The Latino Decisions survey results show that 59 percent of Latino households in New York and New Jersey have experienced job loss or a pay cut or have closed a business due to the pandemic, and just over half of respondents there said they are considering not sending their child back to school this fall.
That decision comes with serious complications. Respondents expressed concerns about the possibility of their children falling behind this fall and, in the case of those whose kids have special needs, anxiety about losing access to specialized services. Many are worried that remote learning could mean their kids will have to forgo free meal programs provided through school.
Respondents also addressed barriers to remote learning: More than a third said they didn’t have anyone to stay home with their child, 34 percent said they didn’t have Wi-Fi, and 38 percent said they didn’t have enough devices at home.
The data did supply some potential solutions for districts, including New York City. Parents said administrators and teachers could help them out by communicating more about expectations, assignments and performance. Some 61 percent said that distributing more resources in Spanish would help their children. Overall, the survey reflected parent interest in a gradual reopening of schools, based on advice from teachers, scientists and health experts.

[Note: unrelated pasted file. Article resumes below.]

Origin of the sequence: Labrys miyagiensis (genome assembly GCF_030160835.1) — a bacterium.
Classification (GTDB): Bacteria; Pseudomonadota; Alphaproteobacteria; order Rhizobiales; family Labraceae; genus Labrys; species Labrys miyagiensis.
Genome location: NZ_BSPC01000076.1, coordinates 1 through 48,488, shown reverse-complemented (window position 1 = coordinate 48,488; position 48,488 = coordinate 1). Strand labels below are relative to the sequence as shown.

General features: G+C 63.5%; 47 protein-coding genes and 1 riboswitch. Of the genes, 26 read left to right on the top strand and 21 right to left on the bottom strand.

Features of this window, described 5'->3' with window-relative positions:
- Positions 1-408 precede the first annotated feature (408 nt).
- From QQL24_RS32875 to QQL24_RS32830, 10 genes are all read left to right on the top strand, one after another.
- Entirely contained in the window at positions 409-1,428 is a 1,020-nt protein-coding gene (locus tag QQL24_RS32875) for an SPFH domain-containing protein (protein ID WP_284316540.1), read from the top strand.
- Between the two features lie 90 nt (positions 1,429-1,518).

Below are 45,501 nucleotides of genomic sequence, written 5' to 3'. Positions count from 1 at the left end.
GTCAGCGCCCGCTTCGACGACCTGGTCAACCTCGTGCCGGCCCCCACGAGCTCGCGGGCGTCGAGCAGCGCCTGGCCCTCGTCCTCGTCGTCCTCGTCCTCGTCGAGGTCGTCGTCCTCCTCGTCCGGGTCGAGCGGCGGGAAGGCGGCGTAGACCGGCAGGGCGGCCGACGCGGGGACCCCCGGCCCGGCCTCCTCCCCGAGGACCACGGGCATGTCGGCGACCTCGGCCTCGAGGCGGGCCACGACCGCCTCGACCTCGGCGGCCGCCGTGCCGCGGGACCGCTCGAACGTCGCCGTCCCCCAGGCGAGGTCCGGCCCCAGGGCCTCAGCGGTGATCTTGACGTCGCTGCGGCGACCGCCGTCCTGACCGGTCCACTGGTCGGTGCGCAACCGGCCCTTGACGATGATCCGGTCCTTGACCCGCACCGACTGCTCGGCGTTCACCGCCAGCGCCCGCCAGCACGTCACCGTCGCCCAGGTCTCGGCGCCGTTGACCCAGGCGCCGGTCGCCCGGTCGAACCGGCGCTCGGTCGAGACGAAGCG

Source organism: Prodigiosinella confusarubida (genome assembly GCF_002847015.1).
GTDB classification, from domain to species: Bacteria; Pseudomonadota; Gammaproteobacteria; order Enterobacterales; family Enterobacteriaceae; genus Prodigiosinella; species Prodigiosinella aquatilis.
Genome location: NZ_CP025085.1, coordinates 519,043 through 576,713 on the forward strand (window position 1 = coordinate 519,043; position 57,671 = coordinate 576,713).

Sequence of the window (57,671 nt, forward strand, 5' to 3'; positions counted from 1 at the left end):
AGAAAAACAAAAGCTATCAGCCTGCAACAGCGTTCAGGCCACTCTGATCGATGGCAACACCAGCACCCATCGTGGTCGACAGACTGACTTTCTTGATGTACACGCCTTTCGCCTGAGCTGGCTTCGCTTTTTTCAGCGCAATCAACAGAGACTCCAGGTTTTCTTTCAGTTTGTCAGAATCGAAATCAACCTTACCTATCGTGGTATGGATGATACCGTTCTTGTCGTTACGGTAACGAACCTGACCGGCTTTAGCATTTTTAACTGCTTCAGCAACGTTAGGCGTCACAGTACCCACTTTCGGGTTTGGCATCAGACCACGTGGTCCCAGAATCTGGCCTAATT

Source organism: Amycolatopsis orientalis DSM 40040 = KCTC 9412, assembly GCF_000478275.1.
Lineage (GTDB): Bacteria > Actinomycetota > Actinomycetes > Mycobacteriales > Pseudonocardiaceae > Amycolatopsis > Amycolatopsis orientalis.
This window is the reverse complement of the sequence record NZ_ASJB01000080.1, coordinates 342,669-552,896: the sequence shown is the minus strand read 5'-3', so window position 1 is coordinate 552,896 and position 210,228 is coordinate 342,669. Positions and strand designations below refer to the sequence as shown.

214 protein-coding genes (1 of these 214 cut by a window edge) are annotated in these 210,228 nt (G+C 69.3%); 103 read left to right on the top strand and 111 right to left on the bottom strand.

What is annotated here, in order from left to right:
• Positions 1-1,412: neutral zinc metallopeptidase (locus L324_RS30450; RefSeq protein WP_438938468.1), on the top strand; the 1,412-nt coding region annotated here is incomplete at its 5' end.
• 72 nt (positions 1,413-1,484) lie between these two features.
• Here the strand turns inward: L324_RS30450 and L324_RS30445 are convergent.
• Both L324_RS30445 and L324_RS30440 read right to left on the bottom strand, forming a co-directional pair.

That sentiment was echoed by DeJesus, who holds executive positions in both the AFT and the UFT and helped assemble the New York City teachers union’s school reopening plan. She closed the meeting on a personal note. Back in March, the former early childhood teacher said, she caught the virus. DeJesus ended up with a stroke and, later, Bell’s palsy.
“I speak as a survivor working 18 hours to make sure our schools get what they need,” she said. “My husband got [COVID]. I lost my mom. We want our schools open. All our teachers, and all the members, the nurses, the SOMOS community. We’re all together in this. The mayor is not.”
Neither Mayor Bill de Blasio’s office nor the Department of Education responded to requests for comment. Their official position remains that a Sept. 10 reopening is best for the city, despite widespread concern over whether the system is equipped for a safe hybrid model that will supply in-person and remote learning to NYC’s 1.1 million students.
On Monday, the mayor invited principals to submit outdoor learning plans. On Tuesday, he promised to send engineers to check ventilation in tens of thousands of classrooms across the city. But critics of the mayor’s process say that it’s too little too late — and they question the feasibility of implementing the necessary protocols on a tight budget, just two weeks before school is scheduled to start.
“The goal is to get schools open — [to give] our parents the information that equity is on the horizon,” said DeJesus. “That is not the case here.”